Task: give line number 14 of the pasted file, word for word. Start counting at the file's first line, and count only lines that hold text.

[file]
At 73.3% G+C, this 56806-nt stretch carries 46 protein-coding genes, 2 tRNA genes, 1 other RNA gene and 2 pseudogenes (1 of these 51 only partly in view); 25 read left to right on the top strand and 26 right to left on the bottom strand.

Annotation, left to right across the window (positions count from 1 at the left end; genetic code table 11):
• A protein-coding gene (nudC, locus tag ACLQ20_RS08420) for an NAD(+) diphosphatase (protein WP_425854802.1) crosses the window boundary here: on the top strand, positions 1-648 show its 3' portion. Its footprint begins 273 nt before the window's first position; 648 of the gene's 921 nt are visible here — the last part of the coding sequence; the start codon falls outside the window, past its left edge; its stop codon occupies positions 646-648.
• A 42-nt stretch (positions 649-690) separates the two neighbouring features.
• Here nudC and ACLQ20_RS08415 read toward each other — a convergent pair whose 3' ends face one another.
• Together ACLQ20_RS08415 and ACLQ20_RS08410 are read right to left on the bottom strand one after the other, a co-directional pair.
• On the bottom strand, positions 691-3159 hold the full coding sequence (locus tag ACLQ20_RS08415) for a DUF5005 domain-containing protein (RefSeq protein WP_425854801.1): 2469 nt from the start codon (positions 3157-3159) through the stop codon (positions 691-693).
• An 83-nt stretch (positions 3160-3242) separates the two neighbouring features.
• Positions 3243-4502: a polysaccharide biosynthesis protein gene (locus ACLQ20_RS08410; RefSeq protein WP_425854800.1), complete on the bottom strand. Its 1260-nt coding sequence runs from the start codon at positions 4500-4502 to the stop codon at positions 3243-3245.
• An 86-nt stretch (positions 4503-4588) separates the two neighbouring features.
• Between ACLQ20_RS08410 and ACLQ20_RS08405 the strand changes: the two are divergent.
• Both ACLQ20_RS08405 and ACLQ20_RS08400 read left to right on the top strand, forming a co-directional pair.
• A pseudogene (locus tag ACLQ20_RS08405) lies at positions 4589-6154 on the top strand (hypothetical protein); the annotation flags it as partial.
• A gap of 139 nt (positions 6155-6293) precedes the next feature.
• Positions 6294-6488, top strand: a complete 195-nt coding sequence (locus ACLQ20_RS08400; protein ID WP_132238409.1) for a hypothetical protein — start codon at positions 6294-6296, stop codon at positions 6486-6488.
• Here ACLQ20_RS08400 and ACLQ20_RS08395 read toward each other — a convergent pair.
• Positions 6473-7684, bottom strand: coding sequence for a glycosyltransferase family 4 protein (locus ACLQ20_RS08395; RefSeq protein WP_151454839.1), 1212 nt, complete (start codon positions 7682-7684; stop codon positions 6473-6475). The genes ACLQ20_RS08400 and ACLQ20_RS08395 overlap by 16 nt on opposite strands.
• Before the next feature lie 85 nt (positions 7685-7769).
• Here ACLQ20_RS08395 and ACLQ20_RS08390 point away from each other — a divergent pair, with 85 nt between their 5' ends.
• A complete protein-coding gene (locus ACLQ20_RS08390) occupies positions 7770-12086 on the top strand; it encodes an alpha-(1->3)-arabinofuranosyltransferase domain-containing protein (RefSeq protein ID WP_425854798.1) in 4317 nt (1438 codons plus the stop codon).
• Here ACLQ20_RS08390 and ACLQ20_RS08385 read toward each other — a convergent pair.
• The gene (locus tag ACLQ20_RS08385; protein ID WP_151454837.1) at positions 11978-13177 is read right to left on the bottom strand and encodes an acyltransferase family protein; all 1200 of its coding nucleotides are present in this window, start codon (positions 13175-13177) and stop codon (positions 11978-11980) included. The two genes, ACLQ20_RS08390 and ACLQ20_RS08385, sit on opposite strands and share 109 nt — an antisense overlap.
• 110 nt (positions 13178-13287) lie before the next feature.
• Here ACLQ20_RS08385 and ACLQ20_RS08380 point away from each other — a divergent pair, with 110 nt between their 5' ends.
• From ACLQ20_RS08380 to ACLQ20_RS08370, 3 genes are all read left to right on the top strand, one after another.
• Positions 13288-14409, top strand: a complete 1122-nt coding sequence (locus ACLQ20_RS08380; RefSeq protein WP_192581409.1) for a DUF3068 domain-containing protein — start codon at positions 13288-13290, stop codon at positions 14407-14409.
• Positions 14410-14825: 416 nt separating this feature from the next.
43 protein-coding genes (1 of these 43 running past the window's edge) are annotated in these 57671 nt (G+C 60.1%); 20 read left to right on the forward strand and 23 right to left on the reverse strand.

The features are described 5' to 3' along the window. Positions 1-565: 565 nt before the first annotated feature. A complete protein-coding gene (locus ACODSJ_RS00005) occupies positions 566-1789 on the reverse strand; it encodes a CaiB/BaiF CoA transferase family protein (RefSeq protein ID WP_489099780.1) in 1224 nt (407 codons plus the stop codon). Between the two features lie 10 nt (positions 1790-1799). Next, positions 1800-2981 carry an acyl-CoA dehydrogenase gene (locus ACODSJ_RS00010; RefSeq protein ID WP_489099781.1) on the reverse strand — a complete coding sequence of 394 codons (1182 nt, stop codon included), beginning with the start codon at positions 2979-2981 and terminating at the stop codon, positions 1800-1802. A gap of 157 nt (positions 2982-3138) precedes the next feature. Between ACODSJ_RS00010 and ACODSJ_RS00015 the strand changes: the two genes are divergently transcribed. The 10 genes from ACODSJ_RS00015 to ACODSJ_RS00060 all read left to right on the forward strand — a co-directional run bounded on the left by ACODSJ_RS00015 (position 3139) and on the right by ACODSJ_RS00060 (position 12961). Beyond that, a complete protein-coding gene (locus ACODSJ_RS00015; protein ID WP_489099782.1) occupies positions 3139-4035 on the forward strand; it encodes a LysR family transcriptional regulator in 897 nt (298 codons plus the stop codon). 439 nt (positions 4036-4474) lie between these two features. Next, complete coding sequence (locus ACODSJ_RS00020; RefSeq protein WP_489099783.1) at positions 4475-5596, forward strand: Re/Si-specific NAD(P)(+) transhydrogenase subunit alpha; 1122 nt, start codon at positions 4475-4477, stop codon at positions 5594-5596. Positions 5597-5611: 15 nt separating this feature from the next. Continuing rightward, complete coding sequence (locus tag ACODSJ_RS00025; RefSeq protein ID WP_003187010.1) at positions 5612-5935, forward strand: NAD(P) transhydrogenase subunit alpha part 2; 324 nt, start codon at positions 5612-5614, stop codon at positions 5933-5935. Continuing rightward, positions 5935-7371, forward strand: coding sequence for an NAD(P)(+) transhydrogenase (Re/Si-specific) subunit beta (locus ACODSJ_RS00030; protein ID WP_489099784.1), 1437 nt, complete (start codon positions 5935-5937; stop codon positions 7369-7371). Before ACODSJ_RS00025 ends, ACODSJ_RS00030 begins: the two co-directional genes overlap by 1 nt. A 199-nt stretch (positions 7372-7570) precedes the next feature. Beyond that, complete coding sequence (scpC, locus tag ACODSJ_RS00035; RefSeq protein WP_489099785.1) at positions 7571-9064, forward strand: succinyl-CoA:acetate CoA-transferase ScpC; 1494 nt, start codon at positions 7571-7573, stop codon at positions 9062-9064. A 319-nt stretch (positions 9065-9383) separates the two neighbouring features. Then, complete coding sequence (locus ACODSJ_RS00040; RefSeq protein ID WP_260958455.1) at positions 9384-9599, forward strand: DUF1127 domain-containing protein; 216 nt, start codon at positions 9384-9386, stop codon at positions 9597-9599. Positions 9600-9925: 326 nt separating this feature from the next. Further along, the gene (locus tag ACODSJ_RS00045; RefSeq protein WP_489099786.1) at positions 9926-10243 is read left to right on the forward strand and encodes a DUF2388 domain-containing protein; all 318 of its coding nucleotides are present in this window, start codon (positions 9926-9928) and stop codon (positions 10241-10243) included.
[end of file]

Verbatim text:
• A gap of 139 nt (positions 6155-6293) precedes the next feature.